Good Habits, Practical Tips, and Some Advice on Equipment

    In advance of any rehearsal or concert, oboists should decide which reeds they plan to use, ranking their top three reeds. The feel and tone of a reed can vary substantially, and fluctuations in humidity and atmospheric pressure can quickly change a reed. By having the top three reeds identified before each rehearsal and concert, oboists can feel more settled and ready to give the tuning note more quickly. If oboists are making their own reeds, they should be discouraged from doing any significant reed work during rehearsals. Sometimes a reed might require an emergency adjustment, but as a general rule, this should be done very rarely in the rehearsal setting. Oboists should develop a habit of preparing reeds well and then playing on their reed choice with minimal fiddling once the rehearsal has begun.
    The best way for an oboist to develop consistency in internalizing the pitch center is to work on matching a drone pitch instead of working with the needle on a tuner. To give a good tuning pitch, oboists first must hear the note in their minds; after they have done that, they can then confirm that they are hearing the correct pitch by referring to the needle of the tuner as they play. Before any tuning note is given, the oboist should first listen to the reference tone on the tuner. This step can be done while the other players are still setting up, so it will not add any time to the tuning process. Just as the rest of the ensemble gets their reference pitch from listening to the oboe and the rest of the ensemble, it is equally important that the oboist receives a reference pitch from the tuner before the tuning note is given. If the oboist uses a reference pitch and then uses the tuning needle to confirm that pitch, it is less likely that the tuning pitch will be completely wild. If the oboist struggles with internalizing the pitch, you can suggest that the oboist try singing it first. It should be noted, however, that the mechanics of singing and oboe playing are quite different, so this exercise is not an ideal solution, and thus it is necessary for oboists to learn how to hear the pitch consistently in their heads.
    The French style of oboe played throughout the United States is constructed to be played at A=440. With intermediate-level oboes in particular, it is difficult to play any higher than A=440 if appropriate embouchure and air flow are used. Keyboard percussion instruments typically are tuned at A=442, because they are fixed pitch.  This higher pitch allows the keyboard percussion to not sound flat when the rest of the ensemble migrates a bit sharp in rehearsal or concert, which often occurs. Despite the typical tuning of keyboard percussion, it is important to tune the ensemble at A=440 and not to allow the pitch to be established too high initially. When players have a prominent line with the keyboard percussion, they will naturally make an adjustment to match that instrument. If the initial tuning were to begin at A=442, the players would have to work too hard to keep the pitch up, and the pitch would migrate even higher than it normally would.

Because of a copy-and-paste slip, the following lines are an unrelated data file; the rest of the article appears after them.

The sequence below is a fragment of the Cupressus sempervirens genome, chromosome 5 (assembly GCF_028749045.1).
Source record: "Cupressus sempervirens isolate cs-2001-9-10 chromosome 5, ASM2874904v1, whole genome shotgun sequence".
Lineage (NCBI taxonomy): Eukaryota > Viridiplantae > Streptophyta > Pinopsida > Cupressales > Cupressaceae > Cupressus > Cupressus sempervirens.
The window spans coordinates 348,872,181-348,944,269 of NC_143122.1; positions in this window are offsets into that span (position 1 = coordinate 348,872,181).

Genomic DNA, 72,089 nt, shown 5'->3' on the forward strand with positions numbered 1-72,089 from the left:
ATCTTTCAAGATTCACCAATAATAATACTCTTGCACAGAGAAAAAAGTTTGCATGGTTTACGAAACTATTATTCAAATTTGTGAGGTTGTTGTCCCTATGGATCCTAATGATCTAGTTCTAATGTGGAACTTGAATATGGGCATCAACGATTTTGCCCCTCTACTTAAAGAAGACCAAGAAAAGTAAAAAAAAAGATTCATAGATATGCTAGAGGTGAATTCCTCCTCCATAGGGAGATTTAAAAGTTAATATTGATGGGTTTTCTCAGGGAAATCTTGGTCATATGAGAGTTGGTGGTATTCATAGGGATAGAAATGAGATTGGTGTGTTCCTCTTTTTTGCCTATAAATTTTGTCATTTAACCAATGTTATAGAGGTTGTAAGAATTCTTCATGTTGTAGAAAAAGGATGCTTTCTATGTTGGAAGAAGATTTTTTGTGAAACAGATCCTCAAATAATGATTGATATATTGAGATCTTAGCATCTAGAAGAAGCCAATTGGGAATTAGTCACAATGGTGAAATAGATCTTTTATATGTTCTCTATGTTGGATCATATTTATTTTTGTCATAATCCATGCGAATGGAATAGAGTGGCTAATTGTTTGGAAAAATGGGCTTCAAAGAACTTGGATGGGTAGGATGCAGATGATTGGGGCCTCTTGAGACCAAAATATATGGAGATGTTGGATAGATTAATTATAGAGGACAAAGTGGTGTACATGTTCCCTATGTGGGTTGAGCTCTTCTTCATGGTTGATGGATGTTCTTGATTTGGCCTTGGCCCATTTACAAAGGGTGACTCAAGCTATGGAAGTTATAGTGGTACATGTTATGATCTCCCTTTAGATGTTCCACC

On oboe, pitch stability begins with the oboe reed. Oboe intonation is determined by the relationship between the reed, the air flow, and the embouchure. The oboe embouchure must be flexible so that the player can remain in tune throughout the range of the instrument. Because of the conical shape of the instrument and the vibration of the double reed, oboe players must have less reed in the mouth for lower notes and more reed in the mouth for higher notes. The key to playing in tune is to be able to navigate the reed fluidly in and out of the mouth, according to the range. If a reed is very flat in pitch, it will lack stability, and the player will bite the reed to try to gain control.
    When tuning is unstable, directors should check the stability of the reed. Ask the oboe player to crow the reed, placing the entire cane part of the reed in their mouth, and blowing strongly.  Ideally the reed will crow a C in two octaves. If the reed has a more complex crow, similar to the multiple pitches present in the crow of a bassoon reed, then it lacks stability.  Likewise, if the reed is significantly lower in pitch than a C, it will lack stability as well.
    Oboists at every level should play on hand-made reeds. The process used with mass-produced reeds tends to remove too much cane, which depletes the reed of its internal structure, and as a result, mass-produced reeds are often extremely flat and wild. As players try to make these reeds play in tune, they will tend to put too much pressure on the reed to compensate. The unfortunate result with these reeds is not only a higher pitch overall, but also intonation that cannot be maintained throughout the range of the instrument.